Common Credit Report Queries for Australians - dummies

Common Credit Report Queries for Australians

By Anthony Moore, Stephen R. Bucci

Part of Debt Repair Kit For Dummies Cheat Sheet

Credit reports for people in Australia who have a credit history are available from Veda Advantage (PO Box 964, North Sydney NSW 2059). You can get a free copy of your credit report annually; this way, you know in advance what’s in your report and you can also identify any errors it may contain.

Questions most often asked about credit reports include:

  • What’s in my credit report? The law confines Veda Advantage to only recording your bad points financially. So if you’ve defaulted under a credit contract or, worse, been sued for an unpaid debt, the details will all be in your credit report.

  • What’s not in my credit report? By law, your report can’t contain any of your personal information, such as your religious beliefs, medical history, ethnic origins, sexual preferences, lifestyle or reputation.

  • Who has access to my credit report? The report’s purpose is to inform any business that’s considering whether to make credit available to you, about your past credit history. Your credit information is available only to people who are dealing with some aspect of the provision of credit, and is not available to potential employers or insurers.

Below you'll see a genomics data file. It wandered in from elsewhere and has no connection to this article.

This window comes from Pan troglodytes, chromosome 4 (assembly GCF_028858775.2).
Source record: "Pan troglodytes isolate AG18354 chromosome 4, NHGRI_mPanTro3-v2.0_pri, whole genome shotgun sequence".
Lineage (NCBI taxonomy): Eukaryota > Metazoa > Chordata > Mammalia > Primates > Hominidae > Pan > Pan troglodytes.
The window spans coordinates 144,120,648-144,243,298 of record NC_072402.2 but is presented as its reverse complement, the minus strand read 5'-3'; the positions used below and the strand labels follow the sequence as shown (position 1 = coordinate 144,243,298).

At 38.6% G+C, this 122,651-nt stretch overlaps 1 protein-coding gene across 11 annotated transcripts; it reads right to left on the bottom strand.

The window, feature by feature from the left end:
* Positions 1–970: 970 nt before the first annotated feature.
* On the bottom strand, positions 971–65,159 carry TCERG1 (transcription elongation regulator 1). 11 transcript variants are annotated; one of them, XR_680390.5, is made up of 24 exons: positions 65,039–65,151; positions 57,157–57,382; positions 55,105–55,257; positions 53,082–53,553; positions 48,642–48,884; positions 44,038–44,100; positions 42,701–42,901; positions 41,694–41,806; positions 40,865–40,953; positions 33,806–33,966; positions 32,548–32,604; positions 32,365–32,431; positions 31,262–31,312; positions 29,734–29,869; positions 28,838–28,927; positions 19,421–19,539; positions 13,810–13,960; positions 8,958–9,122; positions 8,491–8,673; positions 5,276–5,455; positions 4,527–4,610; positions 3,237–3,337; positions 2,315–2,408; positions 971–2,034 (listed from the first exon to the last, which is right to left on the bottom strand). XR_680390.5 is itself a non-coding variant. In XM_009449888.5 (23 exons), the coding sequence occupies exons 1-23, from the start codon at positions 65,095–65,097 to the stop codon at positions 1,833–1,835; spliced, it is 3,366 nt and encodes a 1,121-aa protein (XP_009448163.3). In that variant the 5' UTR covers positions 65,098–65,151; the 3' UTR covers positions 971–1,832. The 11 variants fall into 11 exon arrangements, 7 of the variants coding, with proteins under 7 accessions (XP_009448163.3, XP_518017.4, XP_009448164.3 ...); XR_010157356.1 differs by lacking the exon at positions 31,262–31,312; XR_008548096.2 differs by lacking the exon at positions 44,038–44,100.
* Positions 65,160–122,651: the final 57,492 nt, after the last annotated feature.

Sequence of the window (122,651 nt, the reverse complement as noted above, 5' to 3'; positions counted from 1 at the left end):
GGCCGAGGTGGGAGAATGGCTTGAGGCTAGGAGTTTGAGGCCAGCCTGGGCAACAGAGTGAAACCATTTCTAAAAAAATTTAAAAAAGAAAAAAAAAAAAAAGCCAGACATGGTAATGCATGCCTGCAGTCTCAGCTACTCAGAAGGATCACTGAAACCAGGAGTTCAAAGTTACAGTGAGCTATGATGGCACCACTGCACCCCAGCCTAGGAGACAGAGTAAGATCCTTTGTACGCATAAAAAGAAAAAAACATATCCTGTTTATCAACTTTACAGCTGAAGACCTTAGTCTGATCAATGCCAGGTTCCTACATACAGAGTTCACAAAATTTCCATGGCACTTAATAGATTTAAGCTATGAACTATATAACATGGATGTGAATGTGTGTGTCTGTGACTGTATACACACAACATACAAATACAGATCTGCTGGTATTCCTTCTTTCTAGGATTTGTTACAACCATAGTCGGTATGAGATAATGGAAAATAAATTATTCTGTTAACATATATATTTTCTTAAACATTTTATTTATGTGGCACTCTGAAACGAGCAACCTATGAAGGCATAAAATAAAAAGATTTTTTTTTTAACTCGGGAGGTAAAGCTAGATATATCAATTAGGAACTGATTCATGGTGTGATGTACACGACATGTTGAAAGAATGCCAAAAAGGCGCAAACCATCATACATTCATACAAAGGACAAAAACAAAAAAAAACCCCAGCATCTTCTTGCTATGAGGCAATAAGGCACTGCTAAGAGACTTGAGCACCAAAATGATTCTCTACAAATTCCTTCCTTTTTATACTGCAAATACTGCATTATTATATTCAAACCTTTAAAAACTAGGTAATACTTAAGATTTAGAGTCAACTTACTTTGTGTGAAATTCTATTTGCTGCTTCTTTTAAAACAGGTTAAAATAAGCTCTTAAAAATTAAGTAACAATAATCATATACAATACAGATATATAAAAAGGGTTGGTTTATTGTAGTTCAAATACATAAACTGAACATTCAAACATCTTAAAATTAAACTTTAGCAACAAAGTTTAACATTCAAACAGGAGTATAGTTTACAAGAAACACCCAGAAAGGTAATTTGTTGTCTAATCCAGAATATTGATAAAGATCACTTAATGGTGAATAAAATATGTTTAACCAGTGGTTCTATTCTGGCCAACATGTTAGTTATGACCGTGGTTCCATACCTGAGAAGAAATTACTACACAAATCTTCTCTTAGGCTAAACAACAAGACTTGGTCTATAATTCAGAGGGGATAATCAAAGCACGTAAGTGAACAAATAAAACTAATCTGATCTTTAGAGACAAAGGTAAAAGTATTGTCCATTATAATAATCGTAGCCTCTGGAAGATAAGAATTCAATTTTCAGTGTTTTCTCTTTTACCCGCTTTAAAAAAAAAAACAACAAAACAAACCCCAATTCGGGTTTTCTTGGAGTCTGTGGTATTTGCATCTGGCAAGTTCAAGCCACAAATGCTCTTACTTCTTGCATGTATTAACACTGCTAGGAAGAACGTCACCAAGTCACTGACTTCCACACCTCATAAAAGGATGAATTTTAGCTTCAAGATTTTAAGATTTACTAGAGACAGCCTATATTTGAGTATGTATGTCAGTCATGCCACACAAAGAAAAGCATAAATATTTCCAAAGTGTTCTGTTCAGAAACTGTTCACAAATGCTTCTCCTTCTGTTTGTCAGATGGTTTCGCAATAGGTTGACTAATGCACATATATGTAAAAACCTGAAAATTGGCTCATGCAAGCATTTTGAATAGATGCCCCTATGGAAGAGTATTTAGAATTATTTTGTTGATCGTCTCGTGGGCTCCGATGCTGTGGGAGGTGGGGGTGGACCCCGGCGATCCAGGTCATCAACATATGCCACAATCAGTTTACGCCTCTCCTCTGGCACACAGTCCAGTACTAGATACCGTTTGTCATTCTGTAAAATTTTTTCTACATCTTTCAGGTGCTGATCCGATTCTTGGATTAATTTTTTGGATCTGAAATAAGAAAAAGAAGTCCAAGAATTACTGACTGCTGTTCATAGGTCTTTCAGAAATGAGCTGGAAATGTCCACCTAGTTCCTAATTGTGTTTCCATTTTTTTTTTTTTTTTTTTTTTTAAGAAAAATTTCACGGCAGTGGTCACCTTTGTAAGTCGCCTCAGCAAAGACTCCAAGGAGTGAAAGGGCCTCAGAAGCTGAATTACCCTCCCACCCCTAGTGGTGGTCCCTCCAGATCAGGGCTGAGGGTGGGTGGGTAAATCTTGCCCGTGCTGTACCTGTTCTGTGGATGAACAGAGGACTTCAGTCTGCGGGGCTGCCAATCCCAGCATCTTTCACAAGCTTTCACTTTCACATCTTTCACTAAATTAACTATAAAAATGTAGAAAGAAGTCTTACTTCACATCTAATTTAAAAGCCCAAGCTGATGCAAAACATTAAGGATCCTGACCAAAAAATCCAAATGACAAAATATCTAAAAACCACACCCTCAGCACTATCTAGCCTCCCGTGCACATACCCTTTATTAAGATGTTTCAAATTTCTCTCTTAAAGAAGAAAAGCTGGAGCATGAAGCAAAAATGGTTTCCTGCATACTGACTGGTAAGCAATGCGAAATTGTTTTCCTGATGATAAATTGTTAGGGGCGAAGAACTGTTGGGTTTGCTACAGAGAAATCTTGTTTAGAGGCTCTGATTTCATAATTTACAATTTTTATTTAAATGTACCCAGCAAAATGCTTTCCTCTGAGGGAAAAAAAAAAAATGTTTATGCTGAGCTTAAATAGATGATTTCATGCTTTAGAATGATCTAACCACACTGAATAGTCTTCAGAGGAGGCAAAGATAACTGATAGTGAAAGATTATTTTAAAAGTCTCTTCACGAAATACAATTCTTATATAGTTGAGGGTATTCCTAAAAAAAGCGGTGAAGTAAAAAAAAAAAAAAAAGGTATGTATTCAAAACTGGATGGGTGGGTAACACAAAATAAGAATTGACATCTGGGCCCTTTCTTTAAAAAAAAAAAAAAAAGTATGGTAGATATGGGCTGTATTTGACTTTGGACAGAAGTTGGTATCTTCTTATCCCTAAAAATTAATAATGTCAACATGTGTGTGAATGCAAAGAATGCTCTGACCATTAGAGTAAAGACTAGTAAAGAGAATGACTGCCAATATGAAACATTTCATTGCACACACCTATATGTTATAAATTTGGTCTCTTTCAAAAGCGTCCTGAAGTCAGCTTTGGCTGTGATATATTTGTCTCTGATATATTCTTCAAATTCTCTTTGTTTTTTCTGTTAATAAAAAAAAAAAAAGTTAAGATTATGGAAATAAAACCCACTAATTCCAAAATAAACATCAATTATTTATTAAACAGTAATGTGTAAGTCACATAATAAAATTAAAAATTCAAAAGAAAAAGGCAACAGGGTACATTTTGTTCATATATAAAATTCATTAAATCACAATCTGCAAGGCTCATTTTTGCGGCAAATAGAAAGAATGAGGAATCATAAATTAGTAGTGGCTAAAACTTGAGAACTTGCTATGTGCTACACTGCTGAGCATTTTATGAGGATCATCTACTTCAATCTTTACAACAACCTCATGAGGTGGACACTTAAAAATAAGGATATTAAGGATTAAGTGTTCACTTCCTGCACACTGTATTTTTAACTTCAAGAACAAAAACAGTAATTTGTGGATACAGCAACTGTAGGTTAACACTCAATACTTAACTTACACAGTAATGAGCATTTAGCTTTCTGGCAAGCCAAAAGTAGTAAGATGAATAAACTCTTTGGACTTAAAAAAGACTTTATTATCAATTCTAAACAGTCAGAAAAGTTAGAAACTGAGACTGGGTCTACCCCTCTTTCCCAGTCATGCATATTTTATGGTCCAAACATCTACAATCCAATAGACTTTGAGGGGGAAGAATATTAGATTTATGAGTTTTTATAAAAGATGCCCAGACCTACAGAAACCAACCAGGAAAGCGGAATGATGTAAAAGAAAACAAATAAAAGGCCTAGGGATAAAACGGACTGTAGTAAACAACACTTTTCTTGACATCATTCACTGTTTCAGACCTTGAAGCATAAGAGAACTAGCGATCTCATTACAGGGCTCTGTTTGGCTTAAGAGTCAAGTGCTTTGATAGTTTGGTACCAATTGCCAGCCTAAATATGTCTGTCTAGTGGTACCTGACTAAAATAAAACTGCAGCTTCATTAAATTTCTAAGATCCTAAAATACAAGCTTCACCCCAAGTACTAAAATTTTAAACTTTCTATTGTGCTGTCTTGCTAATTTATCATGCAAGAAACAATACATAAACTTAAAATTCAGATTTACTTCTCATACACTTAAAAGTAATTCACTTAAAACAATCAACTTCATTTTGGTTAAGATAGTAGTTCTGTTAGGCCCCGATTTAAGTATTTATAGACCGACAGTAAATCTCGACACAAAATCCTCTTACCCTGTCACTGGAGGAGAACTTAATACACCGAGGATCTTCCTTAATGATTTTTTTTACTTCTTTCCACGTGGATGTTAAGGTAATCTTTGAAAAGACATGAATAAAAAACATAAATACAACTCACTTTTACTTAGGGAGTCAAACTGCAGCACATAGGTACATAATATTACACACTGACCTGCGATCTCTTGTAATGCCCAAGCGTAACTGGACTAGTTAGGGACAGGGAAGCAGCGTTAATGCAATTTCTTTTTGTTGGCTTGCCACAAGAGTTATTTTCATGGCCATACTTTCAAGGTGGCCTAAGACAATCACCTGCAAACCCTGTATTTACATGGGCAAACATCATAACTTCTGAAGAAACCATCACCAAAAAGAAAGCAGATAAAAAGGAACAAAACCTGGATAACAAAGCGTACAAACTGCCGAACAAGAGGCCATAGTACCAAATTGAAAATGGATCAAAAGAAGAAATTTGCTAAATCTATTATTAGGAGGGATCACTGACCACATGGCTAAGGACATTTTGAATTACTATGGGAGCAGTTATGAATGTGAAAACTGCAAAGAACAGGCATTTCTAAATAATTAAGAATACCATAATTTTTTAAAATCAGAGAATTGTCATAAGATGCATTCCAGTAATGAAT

• What can I do about inaccurate information? You can request Veda Advantage or your credit provider to correct mistakes in your credit report. If their response is unsatisfactory, you can complain to the Privacy Commissioner.

  • Are overdue accounts reported? A record can only be made on your credit report if you’ve been sent a written notice. Ignore this notice at your peril; if you don’t act by contacting the credit provider immediately or by paying the account, you put your credit standing at risk.

  • What’s a serious credit infringement? This is more than a default; it’s where you have obtained credit by fraud, or when your payments have stopped completely and the credit provider finds it impossible to contact you. The credit provider must attempt to notify you (for example, by sending a letter to your last known address) before reporting the matter to the credit reporting agency.